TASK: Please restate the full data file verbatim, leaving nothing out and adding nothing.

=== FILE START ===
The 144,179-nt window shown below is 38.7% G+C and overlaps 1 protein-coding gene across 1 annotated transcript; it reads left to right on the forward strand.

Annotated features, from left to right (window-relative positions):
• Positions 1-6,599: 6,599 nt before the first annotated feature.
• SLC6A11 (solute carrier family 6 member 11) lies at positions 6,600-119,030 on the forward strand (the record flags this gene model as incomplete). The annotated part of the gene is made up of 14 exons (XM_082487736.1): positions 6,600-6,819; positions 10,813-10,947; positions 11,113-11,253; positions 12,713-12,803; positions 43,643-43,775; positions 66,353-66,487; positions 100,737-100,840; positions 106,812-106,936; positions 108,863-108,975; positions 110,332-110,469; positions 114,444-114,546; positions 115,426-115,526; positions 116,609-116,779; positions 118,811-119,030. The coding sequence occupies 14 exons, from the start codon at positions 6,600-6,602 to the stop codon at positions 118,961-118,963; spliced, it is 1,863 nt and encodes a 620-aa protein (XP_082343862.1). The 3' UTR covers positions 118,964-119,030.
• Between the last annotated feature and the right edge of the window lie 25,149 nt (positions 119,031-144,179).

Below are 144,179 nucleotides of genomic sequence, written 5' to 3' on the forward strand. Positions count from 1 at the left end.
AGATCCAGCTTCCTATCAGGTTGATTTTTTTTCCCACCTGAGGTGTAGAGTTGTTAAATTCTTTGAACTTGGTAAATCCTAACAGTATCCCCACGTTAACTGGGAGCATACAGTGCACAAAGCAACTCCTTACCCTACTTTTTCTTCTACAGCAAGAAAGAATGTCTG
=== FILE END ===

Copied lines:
The 144,179-nt window shown below is 38.7% G+C and overlaps 1 protein-coding gene across 1 annotated transcript; it reads left to right on the forward strand.

Annotated features, from left to right (window-relative positions):
• Positions 1-6,599: 6,599 nt before the first annotated feature.
• SLC6A11 (solute carrier family 6 member 11) lies at positions 6,600-119,030 on the forward strand (the record flags this gene model as incomplete). The annotated part of the gene is made up of 14 exons (XM_082487736.1): positions 6,600-6,819; positions 10,813-10,947; positions 11,113-11,253; positions 12,713-12,803; positions 43,643-43,775; positions 66,353-66,487; positions 100,737-100,840; positions 106,812-106,936; positions 108,863-108,975; positions 110,332-110,469; positions 114,444-114,546; positions 115,426-115,526; positions 116,609-116,779; positions 118,811-119,030. The coding sequence occupies 14 exons, from the start codon at positions 6,600-6,602 to the stop codon at positions 118,961-118,963; spliced, it is 1,863 nt and encodes a 620-aa protein (XP_082343862.1). The 3' UTR covers positions 118,964-119,030.
• Between the last annotated feature and the right edge of the window lie 25,149 nt (positions 119,031-144,179).

Below are 144,179 nucleotides of genomic sequence, written 5' to 3' on the forward strand. Positions count from 1 at the left end.
AGATCCAGCTTCCTATCAGGTTGATTTTTTTTCCCACCTGAGGTGTAGAGTTGTTAAATTCTTTGAACTTGGTAAATCCTAACAGTATCCCCACGTTAACTGGGAGCATACAGTGCACAAAGCAACTCCTTACCCTACTTTTTCTTCTACAGCAAGAAAGAATGTCTG